Financial incentives that stimulate energy investments under public–private partnerships are considered scarce public resources, which require deliberate allocation to the most economically justified projects to maximize the social benefits. This study aims to solve the financial incentive allocation problem through a real option-based nonlinear integer programming approach. Real option theory is leveraged to determine the optimal timing and the corresponding option value of providing financial incentives. The ambiguity in the evolution of social benefits, the decision-maker’s attitude toward ambiguity, and the uncertainty in social benefits and incentive costs are all considered. Incentives are offered to the project portfolio that generates the maximum total option value. The project portfolio selection is formulated as a stochastic knapsack problem with random option values in the objective function and random incentive costs in the probabilistic budget constraint. The linear probabilistic budget constraint is subsequently transformed into a nonlinear deterministic one. Finally, the integer non-linear programming problem is solved, and the optimality gap is computed to assess the quality of the optimal solution. A case study is presented to illustrate how the limited financial incentives can be optimally allocated under uncertainty and ambiguity, which demonstrates the efficacy of the proposed method.
Significant advances in battery technology are creating a viable marketspace for battery powered passenger vehicles. Climate change and concerns over reliable supplies of hydrocarbons are aiding in the focus on electric vehicles. Consumers can be influenced by marketing and emotion resulting in behaviors that may not be in line with their stated objectives. Although sales of electric vehicles are accelerating, it may not be clear that purchasing an electric vehicle is advantageous from an economic or environmental perspective. A techno- economic analysis of electric vehicles comparing them against hybrids, gasoline and diesel vehicles is presented. The results show that the complexity of electrical power supply, infrastructure requirements and full life cycle concerns show that electric vehicles have a place in the future but that ongoing improvements will be required for them to be clearly the best choice for a given situation.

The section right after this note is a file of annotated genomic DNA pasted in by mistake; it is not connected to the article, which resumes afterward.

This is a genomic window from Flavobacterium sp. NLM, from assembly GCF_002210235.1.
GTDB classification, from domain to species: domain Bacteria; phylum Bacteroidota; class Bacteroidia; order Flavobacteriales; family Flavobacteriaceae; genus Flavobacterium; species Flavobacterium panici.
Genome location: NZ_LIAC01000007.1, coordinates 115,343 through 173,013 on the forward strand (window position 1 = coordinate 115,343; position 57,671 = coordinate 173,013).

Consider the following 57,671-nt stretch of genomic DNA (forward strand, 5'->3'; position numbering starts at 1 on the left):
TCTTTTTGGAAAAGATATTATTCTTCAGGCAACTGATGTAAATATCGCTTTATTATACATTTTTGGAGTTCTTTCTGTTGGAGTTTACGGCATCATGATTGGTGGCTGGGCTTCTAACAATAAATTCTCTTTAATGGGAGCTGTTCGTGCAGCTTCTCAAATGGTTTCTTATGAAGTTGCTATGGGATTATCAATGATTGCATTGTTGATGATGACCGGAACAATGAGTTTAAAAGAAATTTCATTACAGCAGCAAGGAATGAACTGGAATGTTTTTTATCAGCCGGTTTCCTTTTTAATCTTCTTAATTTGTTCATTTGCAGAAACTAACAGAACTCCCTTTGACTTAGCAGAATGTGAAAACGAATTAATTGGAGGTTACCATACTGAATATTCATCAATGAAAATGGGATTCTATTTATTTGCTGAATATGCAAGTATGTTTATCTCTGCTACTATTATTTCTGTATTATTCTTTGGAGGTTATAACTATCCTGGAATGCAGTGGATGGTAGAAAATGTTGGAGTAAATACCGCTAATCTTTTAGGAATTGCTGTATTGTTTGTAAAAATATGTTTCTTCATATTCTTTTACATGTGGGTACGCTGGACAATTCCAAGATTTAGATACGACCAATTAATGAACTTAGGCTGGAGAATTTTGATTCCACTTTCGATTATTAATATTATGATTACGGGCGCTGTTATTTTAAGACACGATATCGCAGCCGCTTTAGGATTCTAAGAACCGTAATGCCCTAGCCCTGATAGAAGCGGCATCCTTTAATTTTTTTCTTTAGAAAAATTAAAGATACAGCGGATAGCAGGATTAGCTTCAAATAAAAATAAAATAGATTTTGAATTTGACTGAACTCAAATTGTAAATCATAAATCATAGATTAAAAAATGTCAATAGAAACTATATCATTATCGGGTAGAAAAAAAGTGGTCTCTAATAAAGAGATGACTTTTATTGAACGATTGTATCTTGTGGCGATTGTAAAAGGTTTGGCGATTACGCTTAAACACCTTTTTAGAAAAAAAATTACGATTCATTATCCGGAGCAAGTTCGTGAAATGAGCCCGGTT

Building information modeling/management (BIM) is an emerging technological and procedural shift in the architecture, engineering, construction and operation industry. In this study, we use an extensive state-of-the-art method to clarify the BIM adoption process and the factors that can influence the success or failure of BIM adoption, particularly during the implementation stage, which are not frequently found in the literature. As an innovation, the lexical field allocated to the spread of innovations is assigned to BIM (diffusion, adoption, and implementation). After recalling the definition of relevant terms and then removing the resulting inconsistencies in vocabularies, we investigate various studies to identify factors that influence BIM adoption and then unify all these studies in one coherent and consistent BIM adoption process model. We focus on factors that play a role in the adoption of BIM in small- and medium-sized enterprises (SMEs) because SMEs constitute the majority of companies in the construction sector. This research highlights and intends to fill in some gaps found in the current BIM adoption literature.
Ecological compensation is a new resource and environment management model. As one of the main areas for implementing ecological compensation policies, basin ecological compensation has become an important measure for encouraging basin pollution control projects and improving the quality of regional economic development. By applying the basic game analysis of evolutionary game theory and building an evolutionary game model with a “reward–punishment” mechanism, this paper compares the interest-related decision-making behaviors of the upstream and downstream stakeholders of basin ecological compensation. By using data on the water quality of Xiangjiang River Basin, this paper calculates the rewards and penalties in different intervals by building a parametric regression mathematical model and employing the local linear regression method. Results show that a decline in water quality should be fined RMB 925500 yuan, an improvement in water quality should be awarded RMB 1227800 yuan, and a deteriorating water quality should be severely fined RMB 5087600 yuan.